This program inspired me to spend the next couple months volunteering near home at safe havens for immigrants and advocating for immigration reform. The United States and Spain are currently facing similar immigration waves and challenges. Throughout this course, we learn about the irony of the American dream and see how it relates to those who migrate to Spain. The road to citizenship is not quick or easy and it comes with many struggles. Fortunately, there are centers around Spain dedicated and invested to helping immigrants feel welcomed and create a second home away from home. We learned about organizations such as Karibu and Caritas Spain that provide training of the language and culture, housing, legal advice, psychological assistance, and even employment. After learning about the programs and activities carried out by the organizations and interacting with program coordinators; I was inspired to set out and make a difference. There are many misconceptions about immigrants and immigration that need to be addressed.


Beautiful scenery in Toledo, Spain.

One of the main challenges immigrants face is the language barrier. Assimilation or Latinos in Spain is obviously different because they know the native tongue but they still experience harassment. In one of our events, we learned how educators would belittle children who spoke Spanish with Colombian and Peruvian accents. The USA is working towards creating classrooms that are inclusive and welcoming for bilingual students to eliminate the racism and bullying they experienced in school. As a future educator and the daughter of two immigrants, I am motivated to learn more and be part of this movement.

Spain, when compared to the United States, has done a better job at integrating immigrants. Unlike the USA and France, Spain did not build communities and ghettos for immigrants. Organizations like Karibu and the Austrian center we visited, work really hard to successfully integrate migrants to the Spanish/Madrid culture while helping them keep their customs and traditions alive. Part of successful integration is providing migrants with psychological support. Many of them suffer from depression as they are homesick and feel alone. I have seen the psychological toll immigration has had on my parents; there is always that feeling of being in two places so it’s challenging for migrants to have that sense of belonging in an unknown land. After living and studying in Spain, I am determined to use what I have learned to help alter the way immigrants integrate into American Culture.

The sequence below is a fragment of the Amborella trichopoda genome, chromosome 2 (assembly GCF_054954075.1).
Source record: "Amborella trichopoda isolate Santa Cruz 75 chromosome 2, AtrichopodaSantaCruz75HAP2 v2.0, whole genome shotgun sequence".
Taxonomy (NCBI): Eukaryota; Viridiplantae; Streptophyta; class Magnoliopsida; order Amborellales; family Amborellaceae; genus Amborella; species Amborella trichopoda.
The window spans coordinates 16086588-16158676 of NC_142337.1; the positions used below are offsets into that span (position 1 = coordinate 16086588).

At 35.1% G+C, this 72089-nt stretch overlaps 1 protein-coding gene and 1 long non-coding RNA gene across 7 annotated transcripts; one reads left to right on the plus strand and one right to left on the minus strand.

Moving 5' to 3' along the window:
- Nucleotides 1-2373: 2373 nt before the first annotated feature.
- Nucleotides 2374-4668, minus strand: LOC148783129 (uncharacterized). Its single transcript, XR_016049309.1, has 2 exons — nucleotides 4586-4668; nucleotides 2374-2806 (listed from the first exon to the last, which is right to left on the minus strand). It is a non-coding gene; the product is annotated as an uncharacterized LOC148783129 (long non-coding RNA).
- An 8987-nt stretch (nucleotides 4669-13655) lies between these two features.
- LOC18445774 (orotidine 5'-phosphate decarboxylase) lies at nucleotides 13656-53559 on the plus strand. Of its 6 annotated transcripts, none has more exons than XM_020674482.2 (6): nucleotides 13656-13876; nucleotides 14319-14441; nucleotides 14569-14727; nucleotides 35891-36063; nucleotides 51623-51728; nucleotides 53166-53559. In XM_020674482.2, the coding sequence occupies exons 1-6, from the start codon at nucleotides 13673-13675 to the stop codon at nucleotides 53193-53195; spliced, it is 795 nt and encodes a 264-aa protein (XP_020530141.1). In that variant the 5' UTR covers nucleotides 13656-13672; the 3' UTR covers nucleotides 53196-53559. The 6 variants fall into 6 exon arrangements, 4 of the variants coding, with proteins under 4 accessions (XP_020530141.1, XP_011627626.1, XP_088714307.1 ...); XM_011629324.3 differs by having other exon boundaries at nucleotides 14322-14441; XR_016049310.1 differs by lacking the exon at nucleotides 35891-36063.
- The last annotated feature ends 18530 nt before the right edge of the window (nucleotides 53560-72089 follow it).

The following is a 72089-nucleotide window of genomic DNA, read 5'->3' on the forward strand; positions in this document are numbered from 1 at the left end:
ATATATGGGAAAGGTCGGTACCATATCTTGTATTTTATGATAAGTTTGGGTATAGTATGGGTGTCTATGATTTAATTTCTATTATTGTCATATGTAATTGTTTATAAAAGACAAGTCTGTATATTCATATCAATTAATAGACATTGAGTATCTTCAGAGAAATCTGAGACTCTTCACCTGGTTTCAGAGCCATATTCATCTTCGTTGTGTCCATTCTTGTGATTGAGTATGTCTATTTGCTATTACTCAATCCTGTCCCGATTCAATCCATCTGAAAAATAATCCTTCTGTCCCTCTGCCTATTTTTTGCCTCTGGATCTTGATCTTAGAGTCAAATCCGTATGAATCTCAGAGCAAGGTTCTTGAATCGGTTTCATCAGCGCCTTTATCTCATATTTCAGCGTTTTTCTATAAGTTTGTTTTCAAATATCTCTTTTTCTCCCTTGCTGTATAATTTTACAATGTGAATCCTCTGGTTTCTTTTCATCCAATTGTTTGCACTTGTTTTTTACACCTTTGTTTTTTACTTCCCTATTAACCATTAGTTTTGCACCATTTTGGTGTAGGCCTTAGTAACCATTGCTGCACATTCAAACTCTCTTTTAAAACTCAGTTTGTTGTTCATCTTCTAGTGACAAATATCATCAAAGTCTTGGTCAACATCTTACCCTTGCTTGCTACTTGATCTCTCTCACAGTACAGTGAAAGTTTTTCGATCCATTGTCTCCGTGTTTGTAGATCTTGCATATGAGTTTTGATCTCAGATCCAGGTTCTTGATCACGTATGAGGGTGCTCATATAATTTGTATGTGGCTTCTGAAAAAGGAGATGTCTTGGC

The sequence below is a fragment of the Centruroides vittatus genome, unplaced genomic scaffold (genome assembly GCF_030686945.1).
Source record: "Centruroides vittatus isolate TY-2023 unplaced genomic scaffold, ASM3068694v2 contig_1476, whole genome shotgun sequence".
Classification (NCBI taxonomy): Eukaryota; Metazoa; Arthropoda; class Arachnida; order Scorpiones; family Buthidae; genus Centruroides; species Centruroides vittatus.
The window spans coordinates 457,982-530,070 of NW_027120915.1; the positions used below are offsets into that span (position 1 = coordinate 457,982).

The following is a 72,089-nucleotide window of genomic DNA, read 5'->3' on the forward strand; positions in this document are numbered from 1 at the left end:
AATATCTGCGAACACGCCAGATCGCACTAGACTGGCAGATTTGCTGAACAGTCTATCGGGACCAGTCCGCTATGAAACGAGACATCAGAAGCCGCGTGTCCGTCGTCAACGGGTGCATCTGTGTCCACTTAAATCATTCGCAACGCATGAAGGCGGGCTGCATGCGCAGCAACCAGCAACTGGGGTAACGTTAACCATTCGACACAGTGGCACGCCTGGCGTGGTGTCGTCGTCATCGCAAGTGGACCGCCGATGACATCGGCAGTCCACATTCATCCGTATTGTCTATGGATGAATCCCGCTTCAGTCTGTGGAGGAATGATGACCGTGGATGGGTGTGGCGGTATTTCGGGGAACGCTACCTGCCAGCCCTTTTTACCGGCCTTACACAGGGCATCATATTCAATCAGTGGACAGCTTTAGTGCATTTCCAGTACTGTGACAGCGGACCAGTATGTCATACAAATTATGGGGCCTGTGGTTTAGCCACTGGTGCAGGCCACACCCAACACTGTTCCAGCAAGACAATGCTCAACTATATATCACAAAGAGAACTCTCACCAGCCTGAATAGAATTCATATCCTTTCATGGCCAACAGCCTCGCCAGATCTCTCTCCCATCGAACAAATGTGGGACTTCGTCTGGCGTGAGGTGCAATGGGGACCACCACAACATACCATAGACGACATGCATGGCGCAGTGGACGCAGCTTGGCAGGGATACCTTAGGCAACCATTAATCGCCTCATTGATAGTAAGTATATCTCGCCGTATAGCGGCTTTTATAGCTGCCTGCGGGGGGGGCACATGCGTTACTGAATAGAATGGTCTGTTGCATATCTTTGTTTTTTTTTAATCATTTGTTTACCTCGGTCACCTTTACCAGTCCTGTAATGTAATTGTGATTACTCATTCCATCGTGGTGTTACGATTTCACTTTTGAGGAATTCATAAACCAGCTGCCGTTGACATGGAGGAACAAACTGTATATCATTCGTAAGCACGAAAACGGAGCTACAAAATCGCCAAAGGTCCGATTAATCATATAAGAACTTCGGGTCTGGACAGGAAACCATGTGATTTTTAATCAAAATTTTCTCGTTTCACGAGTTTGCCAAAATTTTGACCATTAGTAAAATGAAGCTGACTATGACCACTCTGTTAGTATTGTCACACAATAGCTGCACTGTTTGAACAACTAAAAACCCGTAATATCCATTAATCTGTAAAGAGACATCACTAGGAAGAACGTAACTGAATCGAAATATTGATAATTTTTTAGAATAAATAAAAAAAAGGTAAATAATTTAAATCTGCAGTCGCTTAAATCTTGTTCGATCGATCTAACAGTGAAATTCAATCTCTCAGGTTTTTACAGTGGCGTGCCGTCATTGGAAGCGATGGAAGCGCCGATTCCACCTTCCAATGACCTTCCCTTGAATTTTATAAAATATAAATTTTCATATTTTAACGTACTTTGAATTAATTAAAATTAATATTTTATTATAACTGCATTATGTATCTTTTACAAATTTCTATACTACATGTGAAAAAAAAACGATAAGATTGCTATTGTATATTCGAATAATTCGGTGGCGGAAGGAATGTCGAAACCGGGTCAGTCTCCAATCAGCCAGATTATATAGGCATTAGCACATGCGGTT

Immigration is a difficult subject to understand. I have been surrounded by it my entire life and everyday I continue to learn more and more about it. Centro Austriano in Madrid among Karibu and Caritas Spain serve as safe havens for immigrants. Unfortunately, many Spaniards do not appreciate the organizations. They receive a lot of backlash for helping foreigners and not the Spanish people, which is very similar to the United States where many argue that the government should help our veterans and those homeless instead of immigrants. I want to engage people in this discussion and as one of our guest speakers suggested, work towards changing people’s heart and then what’s in their mind. This program has given me the courage to share my parents’ story and teach locals in the United States that foreigners are not criminals, they do not steal jobs, and they do not remove culture.


Front row seats for the Atlético Madrid vs. Celta Vigo soccer match at the Vincente Calderón Stadium in Madrid, Spain.

I am a third year student at The Ohio State University majoring in Special Education. I am specializing in Early Childhood Intervention with minors in Dance and Spanish. My experience as a first-generation, out-of-state woman of color has inspired me to dedicate my career to working towards education reform and promoting diversity and inclusion in the classrooms. Studying abroad has made me a better educator by increasing my communication in Spanish and cultural awareness. One of my professional goals includes teaching abroad in Latin America and Africa alongside children with limited resources. The opportunity to study abroad has not only helped me fulfill my childhood dream of traveling and exploring Europe; but it has also reassured my aspiration to teach in a foreign country after graduation.